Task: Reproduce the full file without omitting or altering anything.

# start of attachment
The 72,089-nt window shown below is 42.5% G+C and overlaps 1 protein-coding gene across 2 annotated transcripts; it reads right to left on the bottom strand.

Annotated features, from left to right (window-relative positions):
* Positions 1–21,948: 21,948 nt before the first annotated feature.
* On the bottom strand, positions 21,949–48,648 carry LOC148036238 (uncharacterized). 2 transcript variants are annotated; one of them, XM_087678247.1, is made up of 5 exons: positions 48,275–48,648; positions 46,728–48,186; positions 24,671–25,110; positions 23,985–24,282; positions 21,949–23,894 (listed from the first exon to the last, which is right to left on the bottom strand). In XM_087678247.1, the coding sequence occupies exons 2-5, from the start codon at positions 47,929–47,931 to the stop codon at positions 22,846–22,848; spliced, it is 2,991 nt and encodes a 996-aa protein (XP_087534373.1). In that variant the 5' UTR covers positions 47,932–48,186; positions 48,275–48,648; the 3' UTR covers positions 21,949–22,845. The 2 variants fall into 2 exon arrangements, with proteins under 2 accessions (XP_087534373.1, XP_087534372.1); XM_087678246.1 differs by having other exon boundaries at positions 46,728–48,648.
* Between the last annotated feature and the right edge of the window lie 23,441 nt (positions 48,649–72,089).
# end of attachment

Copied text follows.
The 72,089-nt window shown below is 42.5% G+C and overlaps 1 protein-coding gene across 2 annotated transcripts; it reads right to left on the bottom strand.

Annotated features, from left to right (window-relative positions):
* Positions 1–21,948: 21,948 nt before the first annotated feature.
* On the bottom strand, positions 21,949–48,648 carry LOC148036238 (uncharacterized). 2 transcript variants are annotated; one of them, XM_087678247.1, is made up of 5 exons: positions 48,275–48,648; positions 46,728–48,186; positions 24,671–25,110; positions 23,985–24,282; positions 21,949–23,894 (listed from the first exon to the last, which is right to left on the bottom strand). In XM_087678247.1, the coding sequence occupies exons 2-5, from the start codon at positions 47,929–47,931 to the stop codon at positions 22,846–22,848; spliced, it is 2,991 nt and encodes a 996-aa protein (XP_087534373.1). In that variant the 5' UTR covers positions 47,932–48,186; positions 48,275–48,648; the 3' UTR covers positions 21,949–22,845. The 2 variants fall into 2 exon arrangements, with proteins under 2 accessions (XP_087534373.1, XP_087534372.1); XM_087678246.1 differs by having other exon boundaries at positions 46,728–48,648.
* Between the last annotated feature and the right edge of the window lie 23,441 nt (positions 48,649–72,089).